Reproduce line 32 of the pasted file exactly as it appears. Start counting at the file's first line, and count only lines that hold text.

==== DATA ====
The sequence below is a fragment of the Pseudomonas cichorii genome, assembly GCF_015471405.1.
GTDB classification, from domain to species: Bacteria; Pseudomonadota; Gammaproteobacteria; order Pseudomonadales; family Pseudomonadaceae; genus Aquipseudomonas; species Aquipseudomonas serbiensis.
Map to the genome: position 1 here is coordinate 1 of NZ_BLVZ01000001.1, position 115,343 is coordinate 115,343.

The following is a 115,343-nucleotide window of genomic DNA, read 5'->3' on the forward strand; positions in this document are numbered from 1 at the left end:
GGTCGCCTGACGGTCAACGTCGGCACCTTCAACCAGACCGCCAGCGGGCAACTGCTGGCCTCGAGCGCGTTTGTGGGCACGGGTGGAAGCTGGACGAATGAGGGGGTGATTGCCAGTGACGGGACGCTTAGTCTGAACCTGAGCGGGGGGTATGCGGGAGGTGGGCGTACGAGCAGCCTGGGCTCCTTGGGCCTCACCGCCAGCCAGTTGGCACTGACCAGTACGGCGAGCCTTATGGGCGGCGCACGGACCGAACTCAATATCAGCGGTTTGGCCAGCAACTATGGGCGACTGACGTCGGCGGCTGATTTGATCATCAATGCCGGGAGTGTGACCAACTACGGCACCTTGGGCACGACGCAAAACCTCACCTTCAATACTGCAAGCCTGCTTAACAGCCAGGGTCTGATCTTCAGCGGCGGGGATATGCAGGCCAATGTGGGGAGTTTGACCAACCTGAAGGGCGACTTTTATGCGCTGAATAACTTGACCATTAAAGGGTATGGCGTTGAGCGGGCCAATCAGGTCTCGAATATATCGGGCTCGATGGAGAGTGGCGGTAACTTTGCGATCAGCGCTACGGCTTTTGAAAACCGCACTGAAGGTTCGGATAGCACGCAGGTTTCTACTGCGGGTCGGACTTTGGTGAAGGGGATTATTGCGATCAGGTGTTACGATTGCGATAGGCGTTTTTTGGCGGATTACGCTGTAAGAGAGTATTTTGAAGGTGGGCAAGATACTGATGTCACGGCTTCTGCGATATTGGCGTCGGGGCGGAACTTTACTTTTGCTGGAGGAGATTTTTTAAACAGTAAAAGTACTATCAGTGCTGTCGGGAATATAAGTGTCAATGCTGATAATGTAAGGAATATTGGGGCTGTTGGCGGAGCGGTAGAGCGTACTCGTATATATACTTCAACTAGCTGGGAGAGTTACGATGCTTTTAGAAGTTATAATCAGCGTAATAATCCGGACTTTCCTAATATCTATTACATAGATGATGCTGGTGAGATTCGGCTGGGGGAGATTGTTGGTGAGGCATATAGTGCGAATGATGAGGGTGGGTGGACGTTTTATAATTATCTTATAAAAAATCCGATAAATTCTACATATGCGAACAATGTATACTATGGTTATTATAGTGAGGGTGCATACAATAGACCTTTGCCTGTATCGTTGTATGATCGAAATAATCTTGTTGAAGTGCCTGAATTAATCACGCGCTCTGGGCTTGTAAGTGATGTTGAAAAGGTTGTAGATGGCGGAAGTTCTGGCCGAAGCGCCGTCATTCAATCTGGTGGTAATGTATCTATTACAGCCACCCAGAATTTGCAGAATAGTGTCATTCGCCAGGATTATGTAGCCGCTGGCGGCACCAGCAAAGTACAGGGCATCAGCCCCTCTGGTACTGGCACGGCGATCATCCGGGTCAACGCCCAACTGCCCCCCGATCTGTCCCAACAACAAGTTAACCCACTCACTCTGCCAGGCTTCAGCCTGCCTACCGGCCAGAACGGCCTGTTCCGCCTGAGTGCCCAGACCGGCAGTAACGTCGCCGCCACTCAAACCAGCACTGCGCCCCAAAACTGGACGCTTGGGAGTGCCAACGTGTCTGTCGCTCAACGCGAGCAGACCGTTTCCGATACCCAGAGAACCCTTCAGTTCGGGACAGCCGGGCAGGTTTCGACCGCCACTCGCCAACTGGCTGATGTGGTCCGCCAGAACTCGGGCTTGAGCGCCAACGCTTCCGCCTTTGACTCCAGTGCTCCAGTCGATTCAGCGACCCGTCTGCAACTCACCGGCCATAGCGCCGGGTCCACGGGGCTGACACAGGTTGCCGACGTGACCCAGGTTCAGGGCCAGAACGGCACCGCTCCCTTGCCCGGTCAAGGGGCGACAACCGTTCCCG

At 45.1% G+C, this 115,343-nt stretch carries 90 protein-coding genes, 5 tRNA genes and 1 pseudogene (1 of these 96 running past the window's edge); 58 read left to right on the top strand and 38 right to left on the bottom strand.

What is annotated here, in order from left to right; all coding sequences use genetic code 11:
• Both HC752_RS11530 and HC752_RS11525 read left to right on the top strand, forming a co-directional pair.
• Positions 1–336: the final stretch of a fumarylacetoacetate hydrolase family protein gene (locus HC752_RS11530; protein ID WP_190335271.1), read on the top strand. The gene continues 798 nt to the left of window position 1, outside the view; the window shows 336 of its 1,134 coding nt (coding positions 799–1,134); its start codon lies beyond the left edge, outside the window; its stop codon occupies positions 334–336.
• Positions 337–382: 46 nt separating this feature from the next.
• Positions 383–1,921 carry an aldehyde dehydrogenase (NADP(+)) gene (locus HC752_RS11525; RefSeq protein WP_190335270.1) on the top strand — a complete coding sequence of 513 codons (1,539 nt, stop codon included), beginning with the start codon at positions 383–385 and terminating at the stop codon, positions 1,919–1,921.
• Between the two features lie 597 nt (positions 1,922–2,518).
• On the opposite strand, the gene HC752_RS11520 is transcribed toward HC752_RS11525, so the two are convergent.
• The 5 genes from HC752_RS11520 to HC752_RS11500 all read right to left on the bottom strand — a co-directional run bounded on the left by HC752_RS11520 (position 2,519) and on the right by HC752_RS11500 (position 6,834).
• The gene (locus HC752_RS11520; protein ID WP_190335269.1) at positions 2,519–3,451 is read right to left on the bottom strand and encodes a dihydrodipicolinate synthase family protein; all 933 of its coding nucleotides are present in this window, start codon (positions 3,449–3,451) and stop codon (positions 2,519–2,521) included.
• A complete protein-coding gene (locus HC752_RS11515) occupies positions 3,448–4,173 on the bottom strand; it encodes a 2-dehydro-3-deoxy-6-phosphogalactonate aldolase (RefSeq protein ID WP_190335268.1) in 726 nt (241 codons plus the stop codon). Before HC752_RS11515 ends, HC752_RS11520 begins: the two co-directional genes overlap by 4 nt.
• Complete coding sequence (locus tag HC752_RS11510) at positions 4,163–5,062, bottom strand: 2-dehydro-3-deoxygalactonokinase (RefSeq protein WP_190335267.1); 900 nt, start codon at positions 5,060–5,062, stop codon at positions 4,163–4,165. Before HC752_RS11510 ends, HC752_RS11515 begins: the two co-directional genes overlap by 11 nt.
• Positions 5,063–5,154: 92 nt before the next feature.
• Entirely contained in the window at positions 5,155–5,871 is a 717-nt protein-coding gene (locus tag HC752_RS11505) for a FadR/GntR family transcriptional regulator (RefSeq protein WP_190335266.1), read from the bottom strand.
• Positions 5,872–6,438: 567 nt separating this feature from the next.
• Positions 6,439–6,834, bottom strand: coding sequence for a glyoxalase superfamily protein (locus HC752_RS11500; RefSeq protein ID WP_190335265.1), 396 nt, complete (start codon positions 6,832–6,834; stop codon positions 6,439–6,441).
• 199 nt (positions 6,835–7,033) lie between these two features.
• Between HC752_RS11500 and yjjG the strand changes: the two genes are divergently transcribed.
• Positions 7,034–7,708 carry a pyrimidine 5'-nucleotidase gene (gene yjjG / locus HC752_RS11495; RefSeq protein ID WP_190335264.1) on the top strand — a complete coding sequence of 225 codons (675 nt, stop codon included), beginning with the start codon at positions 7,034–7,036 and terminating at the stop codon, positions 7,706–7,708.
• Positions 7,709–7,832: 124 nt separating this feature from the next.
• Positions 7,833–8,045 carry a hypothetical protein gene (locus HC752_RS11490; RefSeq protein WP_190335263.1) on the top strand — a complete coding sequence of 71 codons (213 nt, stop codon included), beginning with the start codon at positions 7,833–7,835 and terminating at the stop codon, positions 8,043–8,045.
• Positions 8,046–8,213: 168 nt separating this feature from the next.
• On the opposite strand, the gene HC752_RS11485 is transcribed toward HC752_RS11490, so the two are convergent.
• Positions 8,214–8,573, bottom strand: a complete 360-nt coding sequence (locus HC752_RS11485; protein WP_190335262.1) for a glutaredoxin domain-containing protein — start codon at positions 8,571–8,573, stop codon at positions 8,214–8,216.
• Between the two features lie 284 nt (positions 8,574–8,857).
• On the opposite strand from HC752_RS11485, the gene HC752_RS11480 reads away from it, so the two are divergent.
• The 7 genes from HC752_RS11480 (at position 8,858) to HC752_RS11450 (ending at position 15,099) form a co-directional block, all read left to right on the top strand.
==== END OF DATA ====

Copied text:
• The 7 genes from HC752_RS11480 (at position 8,858) to HC752_RS11450 (ending at position 15,099) form a co-directional block, all read left to right on the top strand.